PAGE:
Whole-body single-cell sequencing reveals transcriptional domains in the annelid larval body.

25 Jun 2018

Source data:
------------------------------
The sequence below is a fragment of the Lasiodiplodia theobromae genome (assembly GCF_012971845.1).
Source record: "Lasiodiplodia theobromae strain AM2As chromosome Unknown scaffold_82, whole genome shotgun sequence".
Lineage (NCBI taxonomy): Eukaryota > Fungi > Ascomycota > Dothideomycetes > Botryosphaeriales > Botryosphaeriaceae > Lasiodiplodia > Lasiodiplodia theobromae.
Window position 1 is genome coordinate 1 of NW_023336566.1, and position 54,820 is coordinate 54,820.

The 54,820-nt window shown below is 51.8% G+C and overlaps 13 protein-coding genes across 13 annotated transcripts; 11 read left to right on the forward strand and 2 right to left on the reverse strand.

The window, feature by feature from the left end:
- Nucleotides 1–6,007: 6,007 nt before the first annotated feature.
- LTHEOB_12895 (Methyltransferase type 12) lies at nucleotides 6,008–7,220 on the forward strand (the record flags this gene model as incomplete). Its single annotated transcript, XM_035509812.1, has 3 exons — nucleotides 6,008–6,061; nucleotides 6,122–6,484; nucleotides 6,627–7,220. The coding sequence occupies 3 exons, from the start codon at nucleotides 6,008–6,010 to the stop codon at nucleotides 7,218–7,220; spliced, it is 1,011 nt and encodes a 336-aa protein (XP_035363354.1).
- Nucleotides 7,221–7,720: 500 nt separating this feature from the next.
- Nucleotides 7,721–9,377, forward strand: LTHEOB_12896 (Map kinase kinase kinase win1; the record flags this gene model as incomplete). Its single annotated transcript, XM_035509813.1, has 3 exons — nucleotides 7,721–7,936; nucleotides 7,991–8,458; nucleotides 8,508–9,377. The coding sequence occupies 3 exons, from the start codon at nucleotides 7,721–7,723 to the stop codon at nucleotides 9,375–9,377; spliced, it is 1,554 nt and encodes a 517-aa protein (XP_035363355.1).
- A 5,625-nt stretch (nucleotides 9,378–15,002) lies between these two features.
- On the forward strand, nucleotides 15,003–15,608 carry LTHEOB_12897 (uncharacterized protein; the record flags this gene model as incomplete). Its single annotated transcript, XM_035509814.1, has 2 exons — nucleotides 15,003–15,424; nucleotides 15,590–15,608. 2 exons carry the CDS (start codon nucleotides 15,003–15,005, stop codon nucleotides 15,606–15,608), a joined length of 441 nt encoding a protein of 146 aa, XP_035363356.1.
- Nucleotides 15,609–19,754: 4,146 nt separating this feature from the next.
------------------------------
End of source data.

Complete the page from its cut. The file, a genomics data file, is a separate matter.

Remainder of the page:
Animal bodies comprise diverse arrays of cells. To characterise cellular identities across an entire body, we have compared the transcriptomes of single cells randomly picked from dissociated whole larvae of the marine annelid Platynereis dumerilii. We identify five transcriptionally distinct groups of differentiated cells, each expressing a unique set of transcription factors and effector genes that implement cellular phenotypes. Spatial mapping of cells into a cellular expression atlas, and wholemount in situ hybridisation of group-specific genes reveals spatially coherent transcriptional domains in the larval body, comprising e.g. apical sensory-neurosecretory cells vs. neural/epidermal surface cells. These domains represent new, basic subdivisions of the annelid body based entirely on differential gene expression, and are composed of multiple, transcriptionally similar cell types. They do not represent clonal domains, as revealed by developmental lineage analysis. We propose that the transcriptional domains that subdivide the annelid larval body represent families of related cell types that have arisen by evolutionary diversification. Their possible evolutionary conservation makes them a promising tool for evo-devo research. (167/250).